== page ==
The exoskeleton – promising developments in robotics for paraplegics

Swiss scientists are doing groundbreaking work to give paraplegics new hope. Their research has produced breakthroughs in technologies that could enable people who have suffered spinal cord injuries to walk again unaided. Their work on exoskeleton technology is among the most promising.

Walking with robotics

The word exoskeleton has something half-human, half-bionic about it. Which is a clue to how it actually works: it has to be attached to a human to operate. The TWIICE One model was initially designed for a Cybathlon by three scientists from the robotics systems laboratory at the Swiss Federal Institute of Technology in Lausanne. It is now Silke Pan's hope for a return to a vertical, autonomous life.  Their shared adventure began in 2015.  "We were looking for a person with paraplegia who had an athlete's body and that's how we met Silke," says Tristan Vouga, one of the three young designers of the exoskeleton. A former circus artist who became paraplegic after a trapeze accident in 2007, Silke Pan is now world handcycling vice-champion. Never one to shy away from a challenge, she immediately joined the project. 

Silke Pan

Freedom regained 

The exoskeleton has already been in existence as a walking aid device for some time. The new potential is its use without assistance – enabling paraplegics to regain independent movement. "Silke can get out of her chair alone, she can get into the exoskeleton unaided and can pilot it herself," says Tristan. The TWIICE One has an articulated structure with two 'legs' and is attached with velcro fasteners to the feet and straps around the thighs and chest. "It has two electric motors on each leg which move the hip and knee joints and a 'u'-shaped structure which is worn over the hips," explains Romain Baud, another of the designers. It is operated by a connected watch and two crutches, one of which is equipped with a controller. The carbon fibre and aluminium structure weighs about 15 kilos and has a battery life of three hours. It can be operated at three different speeds and even allows you to go up and down stairs. "For a long time, I felt like half my body was dead. Being able to stand up and walk on my own is like being given a new lease of life," says Silke. Her smile and her ease in piloting the exoskeleton show the freedom she clearly feels. "The hardest thing is to stay upright," she says. "When I walk with the exoskeleton, I no longer feel like a victim of my disability, I feel like I've regained the upper hand. It is so freeing to escape the weight of my wheelchair and that feeling of being trapped."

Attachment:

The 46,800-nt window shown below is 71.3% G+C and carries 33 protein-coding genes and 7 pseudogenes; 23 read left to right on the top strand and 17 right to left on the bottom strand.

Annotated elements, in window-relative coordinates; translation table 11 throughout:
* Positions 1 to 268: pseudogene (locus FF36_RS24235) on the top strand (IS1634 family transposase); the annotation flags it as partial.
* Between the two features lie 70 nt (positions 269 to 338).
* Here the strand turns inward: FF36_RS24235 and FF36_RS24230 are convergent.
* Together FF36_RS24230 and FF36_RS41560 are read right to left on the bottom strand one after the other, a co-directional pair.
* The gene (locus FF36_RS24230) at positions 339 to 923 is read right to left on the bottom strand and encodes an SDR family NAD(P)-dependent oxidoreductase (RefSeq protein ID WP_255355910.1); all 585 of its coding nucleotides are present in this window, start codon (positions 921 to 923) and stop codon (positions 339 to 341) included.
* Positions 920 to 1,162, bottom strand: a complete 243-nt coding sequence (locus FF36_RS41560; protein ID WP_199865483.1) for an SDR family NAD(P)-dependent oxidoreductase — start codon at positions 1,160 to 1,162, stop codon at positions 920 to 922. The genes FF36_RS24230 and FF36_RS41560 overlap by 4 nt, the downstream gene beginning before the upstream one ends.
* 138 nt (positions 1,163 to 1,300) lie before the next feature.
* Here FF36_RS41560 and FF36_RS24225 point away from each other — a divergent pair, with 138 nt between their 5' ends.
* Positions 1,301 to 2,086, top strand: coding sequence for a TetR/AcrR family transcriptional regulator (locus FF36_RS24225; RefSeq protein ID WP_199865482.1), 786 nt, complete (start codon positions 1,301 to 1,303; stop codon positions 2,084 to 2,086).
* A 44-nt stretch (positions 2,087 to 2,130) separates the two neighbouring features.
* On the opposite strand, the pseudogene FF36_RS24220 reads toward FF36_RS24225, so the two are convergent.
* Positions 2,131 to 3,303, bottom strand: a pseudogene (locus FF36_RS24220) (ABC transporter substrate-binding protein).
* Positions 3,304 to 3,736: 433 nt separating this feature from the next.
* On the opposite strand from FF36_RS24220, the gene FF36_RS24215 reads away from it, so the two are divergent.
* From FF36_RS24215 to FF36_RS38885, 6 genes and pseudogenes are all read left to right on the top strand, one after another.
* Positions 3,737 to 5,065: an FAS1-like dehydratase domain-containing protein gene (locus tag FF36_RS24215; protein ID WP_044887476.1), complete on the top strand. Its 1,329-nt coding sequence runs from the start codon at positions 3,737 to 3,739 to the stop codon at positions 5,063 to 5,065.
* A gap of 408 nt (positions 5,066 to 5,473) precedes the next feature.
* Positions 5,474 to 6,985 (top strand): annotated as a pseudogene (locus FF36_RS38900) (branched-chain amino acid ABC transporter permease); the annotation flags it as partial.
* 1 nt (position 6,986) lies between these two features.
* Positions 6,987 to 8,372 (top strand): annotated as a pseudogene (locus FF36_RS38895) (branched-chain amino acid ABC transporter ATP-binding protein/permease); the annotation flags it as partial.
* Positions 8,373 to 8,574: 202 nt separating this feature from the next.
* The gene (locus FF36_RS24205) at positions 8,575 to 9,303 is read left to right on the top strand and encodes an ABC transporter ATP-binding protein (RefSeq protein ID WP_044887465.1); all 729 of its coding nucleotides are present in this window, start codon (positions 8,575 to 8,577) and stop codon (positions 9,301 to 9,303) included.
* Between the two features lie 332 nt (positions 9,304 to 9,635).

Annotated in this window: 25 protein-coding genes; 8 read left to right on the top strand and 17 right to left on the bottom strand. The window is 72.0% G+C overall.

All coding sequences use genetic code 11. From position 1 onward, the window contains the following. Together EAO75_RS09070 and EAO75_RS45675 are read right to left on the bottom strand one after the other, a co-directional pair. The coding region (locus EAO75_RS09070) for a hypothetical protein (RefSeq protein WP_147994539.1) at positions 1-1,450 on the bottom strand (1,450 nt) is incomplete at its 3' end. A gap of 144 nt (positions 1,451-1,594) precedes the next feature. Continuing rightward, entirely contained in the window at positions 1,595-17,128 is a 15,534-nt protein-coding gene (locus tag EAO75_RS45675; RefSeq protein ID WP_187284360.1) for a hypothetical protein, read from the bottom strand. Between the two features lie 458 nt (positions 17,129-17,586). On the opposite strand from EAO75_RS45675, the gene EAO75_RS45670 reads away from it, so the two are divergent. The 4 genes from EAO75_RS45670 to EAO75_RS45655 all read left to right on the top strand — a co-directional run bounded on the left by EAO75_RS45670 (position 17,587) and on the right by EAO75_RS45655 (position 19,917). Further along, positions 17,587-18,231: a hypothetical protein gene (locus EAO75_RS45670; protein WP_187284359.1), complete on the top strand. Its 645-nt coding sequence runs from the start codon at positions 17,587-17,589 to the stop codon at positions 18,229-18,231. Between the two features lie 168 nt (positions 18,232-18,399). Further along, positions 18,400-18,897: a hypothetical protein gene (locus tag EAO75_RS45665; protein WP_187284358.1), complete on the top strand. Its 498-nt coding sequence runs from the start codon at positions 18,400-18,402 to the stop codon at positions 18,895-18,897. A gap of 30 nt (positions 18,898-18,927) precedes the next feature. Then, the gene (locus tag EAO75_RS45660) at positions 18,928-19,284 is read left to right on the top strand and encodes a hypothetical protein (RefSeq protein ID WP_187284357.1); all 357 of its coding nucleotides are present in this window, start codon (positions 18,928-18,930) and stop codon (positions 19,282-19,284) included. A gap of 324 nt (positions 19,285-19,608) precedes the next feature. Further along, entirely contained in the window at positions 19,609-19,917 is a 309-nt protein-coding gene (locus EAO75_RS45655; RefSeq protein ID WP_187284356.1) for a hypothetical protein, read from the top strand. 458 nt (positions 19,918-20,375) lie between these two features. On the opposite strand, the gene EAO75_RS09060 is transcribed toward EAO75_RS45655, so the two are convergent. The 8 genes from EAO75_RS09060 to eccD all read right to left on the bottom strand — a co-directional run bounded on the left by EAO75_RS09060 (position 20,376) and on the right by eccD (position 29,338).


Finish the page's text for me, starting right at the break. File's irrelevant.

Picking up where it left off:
Everyday autonomy is the aim 

With the exoskeleton, Silke and the researchers picked up fourth prize at the Zurich Cybathlon in 2016 and won gold at the Düsseldorf Cybathlon in 2017. The team is already registered for Cybathlon 2020, which will take place in Zurich. While the sporting ambitions are already defined, the exoskeleton is still a prototype and its designers want to improve it for everyday use. "We want to develop more fluid walking modes and sensors capable of detecting obstacles in the path of the user before we start thinking about getting the necessary certifications to have it patented and recognised by insurance companies for future commercialisation," says Tristan. Silke, meanwhile, is already looking forward to being able to give up her wheelchair and regain her independence on a daily basis thanks to the exoskeleton.